Apple has unveiled its first Macs with Apple silicon, and they’re powered by an all new Mac-specific chip: the M1. It’s based on the same fundamental design of the A14 (found in the iPhone 12), but scaled up to laptop-grade performance levels with more cores, more memory, and higher thermal limits.
The result, Apple says, is a shocking increase in performance and power efficiency. Here’s what you need to know about the M1 system-on-chip.
Eight core CPU and GPU
Where the A14 has a six-core CPU—four high-efficiency cores and two high-performance cores—the M1 expands that by adding another pair of high-performance cores for a total of eight.
We’ve already seen how fast these cores are in A14 performance benchmarks, and with the higher thermal and power limits of a laptop, they should have even more room to breathe.
Apple has also expanded the GPU from four cores in the A14 to eight in the M1. Apple says it’s the fastest integrated graphics in any laptop anywhere.
Apple isn’t big on benchmarks, but does make grand claims like “up to two times faster than the latest laptop chip.” Apple says the MacBook Air with the M1 chip is faster than 98 percent of all PC laptops. Not just “thin and light” laptops or “laptops in its class,” but all PC laptops.
A complete system-on-chip
Macs used to use several separate chips for CPU/GPU, I/O, RAM, and Thunderbolt control—this along with the T2 chip for security (and other functions). With the M1, all of those chips are combined into a single system-on-chip.
That’s a double-edged sword. On the one hand, you can say goodbye to expandable memory and most other upgrade options. Perhaps future Apple-designed Mac chips will allow for standard memory DIMMs, but the M1 features a single chunk of memory that can’t be expanded beyond either 8GB or 16GB.
On the other hand, fewer chips means that the system logic board gets a lot smaller, making it possible to produce smaller products, cram in more battery, and more efficiently cool the system.
You also get the Neural Engine, with 16 cores (just as in the A14). That’s 11 teraflops of machine learning acceleration in a thin and light laptop. This is a huge leap forward for developers that write ML apps.
Apple doesn’t promote its products with industry standard benchmarks—we’ll have to wait for independent reviews for that.
But it claims the M1 delivers twice as much CPU performance as the “latest laptop chip” (which is not specifically identified) in the MacBook Air’s 10-watt power envelope. It also delivers double the graphics performance at that power, according to Apple.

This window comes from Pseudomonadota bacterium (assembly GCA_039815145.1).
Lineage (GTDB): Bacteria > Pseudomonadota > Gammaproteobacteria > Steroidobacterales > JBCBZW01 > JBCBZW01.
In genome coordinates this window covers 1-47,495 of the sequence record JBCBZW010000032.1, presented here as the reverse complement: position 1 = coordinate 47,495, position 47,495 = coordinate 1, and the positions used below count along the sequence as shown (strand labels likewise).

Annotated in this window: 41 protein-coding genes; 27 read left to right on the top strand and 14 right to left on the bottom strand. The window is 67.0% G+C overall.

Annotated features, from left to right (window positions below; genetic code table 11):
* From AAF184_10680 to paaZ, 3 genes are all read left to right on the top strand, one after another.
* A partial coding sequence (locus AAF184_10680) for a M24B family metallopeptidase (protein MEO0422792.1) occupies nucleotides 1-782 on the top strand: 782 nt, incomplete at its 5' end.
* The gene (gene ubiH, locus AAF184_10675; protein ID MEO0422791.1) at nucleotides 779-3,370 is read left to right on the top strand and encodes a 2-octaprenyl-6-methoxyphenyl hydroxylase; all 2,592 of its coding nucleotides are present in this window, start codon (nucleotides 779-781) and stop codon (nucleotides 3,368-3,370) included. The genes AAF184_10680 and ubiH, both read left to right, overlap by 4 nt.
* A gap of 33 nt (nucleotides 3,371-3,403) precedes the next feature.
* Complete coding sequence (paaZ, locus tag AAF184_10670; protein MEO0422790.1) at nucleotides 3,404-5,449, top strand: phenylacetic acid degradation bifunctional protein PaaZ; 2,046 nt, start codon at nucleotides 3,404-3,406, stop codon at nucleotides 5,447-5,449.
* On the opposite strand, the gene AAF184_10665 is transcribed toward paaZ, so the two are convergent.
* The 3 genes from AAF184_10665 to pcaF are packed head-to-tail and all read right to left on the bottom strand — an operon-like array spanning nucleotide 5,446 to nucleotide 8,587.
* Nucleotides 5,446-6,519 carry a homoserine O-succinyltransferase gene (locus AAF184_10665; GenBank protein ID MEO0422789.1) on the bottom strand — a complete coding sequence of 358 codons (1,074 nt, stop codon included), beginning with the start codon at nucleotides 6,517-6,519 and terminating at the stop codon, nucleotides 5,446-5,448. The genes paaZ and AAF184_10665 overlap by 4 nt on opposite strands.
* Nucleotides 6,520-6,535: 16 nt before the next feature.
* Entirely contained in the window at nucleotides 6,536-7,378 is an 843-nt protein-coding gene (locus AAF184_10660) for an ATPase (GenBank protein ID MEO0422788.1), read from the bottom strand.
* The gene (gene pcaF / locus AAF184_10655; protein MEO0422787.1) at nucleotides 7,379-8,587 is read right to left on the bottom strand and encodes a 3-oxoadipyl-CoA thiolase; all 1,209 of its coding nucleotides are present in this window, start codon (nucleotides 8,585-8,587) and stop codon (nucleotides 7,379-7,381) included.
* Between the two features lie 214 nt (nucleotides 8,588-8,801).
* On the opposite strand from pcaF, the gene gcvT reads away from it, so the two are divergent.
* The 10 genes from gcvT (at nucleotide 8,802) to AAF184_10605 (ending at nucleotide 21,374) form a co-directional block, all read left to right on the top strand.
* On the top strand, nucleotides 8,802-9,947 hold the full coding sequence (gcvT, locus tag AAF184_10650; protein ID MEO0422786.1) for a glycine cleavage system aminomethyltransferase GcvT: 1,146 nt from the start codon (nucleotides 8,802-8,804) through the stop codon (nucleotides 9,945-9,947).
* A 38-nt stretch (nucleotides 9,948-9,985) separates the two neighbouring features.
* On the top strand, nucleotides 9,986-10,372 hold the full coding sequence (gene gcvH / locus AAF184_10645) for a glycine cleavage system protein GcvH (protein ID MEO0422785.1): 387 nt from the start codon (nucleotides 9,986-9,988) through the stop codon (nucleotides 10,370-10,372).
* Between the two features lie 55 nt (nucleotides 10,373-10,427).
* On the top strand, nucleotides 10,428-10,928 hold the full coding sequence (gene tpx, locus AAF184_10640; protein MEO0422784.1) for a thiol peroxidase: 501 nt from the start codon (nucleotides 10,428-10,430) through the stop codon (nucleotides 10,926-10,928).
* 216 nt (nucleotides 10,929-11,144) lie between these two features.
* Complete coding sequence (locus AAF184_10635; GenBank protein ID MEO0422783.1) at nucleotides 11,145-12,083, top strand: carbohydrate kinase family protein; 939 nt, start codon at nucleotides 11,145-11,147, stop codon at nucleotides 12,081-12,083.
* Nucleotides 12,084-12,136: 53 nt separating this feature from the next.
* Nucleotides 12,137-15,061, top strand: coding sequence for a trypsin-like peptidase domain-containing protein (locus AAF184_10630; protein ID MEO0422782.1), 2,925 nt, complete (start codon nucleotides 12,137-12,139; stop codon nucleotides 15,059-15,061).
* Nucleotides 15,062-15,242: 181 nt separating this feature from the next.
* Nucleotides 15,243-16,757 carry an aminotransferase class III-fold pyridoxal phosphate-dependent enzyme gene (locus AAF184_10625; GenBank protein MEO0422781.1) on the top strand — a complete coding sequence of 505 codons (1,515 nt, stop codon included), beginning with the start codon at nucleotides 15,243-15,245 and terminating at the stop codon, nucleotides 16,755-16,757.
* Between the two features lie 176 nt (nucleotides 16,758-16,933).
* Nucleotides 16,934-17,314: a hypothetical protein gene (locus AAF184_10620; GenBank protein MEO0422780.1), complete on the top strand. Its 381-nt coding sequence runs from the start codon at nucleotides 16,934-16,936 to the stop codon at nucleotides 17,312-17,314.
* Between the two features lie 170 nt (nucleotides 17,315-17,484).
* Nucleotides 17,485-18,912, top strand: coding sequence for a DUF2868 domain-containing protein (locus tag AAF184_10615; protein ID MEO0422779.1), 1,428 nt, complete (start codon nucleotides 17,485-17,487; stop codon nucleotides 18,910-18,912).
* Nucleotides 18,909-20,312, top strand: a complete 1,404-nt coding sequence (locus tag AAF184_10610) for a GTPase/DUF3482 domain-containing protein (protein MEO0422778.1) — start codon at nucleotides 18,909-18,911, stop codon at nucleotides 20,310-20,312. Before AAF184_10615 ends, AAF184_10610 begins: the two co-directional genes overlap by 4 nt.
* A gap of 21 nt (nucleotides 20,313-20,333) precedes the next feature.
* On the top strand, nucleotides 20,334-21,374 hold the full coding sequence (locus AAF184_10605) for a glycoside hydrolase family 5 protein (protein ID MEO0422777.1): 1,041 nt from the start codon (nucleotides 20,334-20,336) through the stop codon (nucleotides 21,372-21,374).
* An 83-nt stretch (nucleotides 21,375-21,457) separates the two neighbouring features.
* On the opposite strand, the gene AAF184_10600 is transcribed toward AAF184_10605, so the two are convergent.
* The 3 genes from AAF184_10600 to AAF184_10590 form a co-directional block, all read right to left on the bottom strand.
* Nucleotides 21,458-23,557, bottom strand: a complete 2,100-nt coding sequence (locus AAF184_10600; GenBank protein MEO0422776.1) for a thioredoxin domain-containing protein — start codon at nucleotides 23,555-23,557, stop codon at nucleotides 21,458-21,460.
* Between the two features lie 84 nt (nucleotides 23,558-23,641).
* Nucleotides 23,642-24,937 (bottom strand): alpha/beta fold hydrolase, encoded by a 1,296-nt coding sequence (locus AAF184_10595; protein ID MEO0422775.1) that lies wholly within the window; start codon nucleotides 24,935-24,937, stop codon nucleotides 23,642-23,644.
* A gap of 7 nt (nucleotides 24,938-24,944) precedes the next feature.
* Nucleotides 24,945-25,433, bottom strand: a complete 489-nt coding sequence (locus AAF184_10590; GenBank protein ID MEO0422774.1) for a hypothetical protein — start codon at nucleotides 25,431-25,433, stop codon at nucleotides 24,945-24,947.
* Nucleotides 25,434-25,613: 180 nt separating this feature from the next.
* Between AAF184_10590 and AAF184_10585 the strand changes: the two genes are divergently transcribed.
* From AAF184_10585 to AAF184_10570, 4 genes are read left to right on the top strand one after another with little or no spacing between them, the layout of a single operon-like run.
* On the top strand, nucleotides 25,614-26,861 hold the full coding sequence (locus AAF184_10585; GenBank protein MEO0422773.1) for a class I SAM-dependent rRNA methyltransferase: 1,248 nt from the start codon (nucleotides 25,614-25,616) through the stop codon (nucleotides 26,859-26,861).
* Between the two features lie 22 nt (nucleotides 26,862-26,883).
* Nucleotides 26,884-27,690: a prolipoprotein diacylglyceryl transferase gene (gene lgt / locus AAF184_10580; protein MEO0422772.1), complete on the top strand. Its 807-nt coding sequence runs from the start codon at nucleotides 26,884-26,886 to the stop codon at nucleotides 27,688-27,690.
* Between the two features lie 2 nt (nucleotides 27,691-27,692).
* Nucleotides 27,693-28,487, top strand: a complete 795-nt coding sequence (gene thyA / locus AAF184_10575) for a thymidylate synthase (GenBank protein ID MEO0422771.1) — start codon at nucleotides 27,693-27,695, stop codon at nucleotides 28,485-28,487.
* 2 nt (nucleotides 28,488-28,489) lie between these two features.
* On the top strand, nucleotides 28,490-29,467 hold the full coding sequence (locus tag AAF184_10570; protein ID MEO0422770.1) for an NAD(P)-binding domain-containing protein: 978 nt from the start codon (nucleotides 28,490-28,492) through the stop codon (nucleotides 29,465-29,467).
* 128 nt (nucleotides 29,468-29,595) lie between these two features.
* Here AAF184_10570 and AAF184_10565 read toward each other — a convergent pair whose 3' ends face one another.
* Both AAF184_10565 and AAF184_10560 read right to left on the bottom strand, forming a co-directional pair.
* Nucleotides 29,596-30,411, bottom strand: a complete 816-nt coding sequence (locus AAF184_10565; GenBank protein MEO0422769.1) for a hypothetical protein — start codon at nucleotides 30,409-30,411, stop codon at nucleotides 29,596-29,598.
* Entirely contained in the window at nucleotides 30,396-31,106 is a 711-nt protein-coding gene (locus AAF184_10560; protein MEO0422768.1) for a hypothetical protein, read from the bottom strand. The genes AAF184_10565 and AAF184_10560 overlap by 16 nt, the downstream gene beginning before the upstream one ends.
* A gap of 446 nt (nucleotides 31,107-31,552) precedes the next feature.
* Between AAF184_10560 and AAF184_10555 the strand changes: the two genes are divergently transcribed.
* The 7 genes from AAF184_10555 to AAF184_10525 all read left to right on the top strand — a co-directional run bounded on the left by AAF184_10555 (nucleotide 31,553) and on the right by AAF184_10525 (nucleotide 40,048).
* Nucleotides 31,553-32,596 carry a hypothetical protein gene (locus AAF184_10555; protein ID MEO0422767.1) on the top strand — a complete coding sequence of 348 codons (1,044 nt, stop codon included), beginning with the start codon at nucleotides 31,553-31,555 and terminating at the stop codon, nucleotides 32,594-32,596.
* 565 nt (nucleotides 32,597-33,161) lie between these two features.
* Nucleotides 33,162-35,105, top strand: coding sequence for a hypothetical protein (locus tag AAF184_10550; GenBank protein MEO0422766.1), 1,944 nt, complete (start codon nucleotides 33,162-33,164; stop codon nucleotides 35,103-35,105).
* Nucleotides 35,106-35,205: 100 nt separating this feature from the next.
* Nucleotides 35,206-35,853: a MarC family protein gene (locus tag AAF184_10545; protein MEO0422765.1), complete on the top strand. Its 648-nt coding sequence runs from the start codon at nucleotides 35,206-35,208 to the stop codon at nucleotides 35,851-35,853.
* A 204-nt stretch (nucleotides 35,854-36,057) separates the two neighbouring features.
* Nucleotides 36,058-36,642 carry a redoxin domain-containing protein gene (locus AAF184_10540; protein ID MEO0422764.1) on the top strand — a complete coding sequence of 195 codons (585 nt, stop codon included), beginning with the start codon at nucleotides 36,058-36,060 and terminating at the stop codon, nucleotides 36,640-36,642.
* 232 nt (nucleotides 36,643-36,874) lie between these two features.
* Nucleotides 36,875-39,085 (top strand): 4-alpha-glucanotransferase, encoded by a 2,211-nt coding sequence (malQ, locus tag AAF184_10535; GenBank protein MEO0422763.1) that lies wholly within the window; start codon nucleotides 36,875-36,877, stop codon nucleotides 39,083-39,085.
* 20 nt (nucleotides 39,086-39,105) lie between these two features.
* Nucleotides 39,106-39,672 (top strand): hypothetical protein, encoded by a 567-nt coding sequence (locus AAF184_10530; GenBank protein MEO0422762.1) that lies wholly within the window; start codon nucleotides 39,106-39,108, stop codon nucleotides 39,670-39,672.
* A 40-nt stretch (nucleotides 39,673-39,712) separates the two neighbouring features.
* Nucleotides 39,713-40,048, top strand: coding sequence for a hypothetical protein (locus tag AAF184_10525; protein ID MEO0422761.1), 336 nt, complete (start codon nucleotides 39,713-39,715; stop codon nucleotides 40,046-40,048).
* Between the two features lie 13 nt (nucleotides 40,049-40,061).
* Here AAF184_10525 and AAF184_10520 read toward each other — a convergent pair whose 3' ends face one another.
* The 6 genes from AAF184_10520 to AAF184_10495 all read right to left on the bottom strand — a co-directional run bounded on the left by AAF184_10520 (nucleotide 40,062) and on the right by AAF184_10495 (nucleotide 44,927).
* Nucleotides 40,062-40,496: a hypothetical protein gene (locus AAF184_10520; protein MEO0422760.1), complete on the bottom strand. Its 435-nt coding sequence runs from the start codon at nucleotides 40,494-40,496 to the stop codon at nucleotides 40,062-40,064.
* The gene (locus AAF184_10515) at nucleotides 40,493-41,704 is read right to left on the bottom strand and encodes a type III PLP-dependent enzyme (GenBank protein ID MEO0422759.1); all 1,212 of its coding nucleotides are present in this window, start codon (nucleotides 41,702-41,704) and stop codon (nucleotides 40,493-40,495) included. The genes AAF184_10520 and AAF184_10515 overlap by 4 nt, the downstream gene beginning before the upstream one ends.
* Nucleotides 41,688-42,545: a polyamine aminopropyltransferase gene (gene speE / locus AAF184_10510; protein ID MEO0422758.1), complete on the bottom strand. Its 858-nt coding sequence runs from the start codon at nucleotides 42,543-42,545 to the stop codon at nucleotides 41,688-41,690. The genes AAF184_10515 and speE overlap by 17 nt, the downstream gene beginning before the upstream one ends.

Apple’s claims are pretty extreme: The MacBook Air with the M1 chip delivers up to 3.5x the CPU performance and 5x the graphics performance of the last Air. Even in the bigger more powerful 13-inch MacBook Pro, Apple says it can deliver 2.8 times the CPU performance and 5x faster graphics. Even if those claims are way off the mark, we should be looking at a big speed improvement compared to prior Macs.
Apple’s specs for its GPU are impressive. At 2.6 teraflops and 41 gigapixels per second, it would easily outclass Intel’s Iris Plus G7 and may even compare favorably in some ways to laptops with Intel’s new Xe discrete graphics solution. It’s more impressive on paper than even AMD’s excellent Vega graphics in its latest Renoir mobile APUs.
Of course, Apple will compete not just with thin-and-light laptops using Intel processors, but new PC laptop chips on the way from AMD, and thin-and-light Windows laptops that use discrete graphics.
Such incredible performance claims bear verification, and we’re somewhat incredulous. Such massive leaps in performance almost always come with a mountain of caveats, and we encourage readers to wait for independent verification before buying all of Apple’s claims. Still, even if Apple’s claims are off by double, we’re looking at a shockingly competitive platform.
This increase in performance and new capabilities come not at a cost in power, but with less power use.
Apple claims M1 delivers the same peak CPU performance using only a quarter of the power as the “latest laptop chips.” The company does not specifically identify that, only saying that the comparisons were made using the new 13-inch MacBook Pro against “latest‑generation high‑performance notebooks commercially available at the time of testing.”
When it comes to graphics, the company claims the same peak performance is achievable with only one third the power. And for both CPU and GPU performance, Apple says its chips deliver double the performance of the latest laptop chips within a 10-watt power envelope.
We’ll have to wait for independent testing to verify those claims, but Apple seems confident enough in its power efficiency to remove the fan entirely from the new MacBook Air. And both the new M1-based MacBook Air and MacBook Pro deliver dramatically increased battery life—we’re talking hours more—using the same-sized batteries as the versions with Intel chips.
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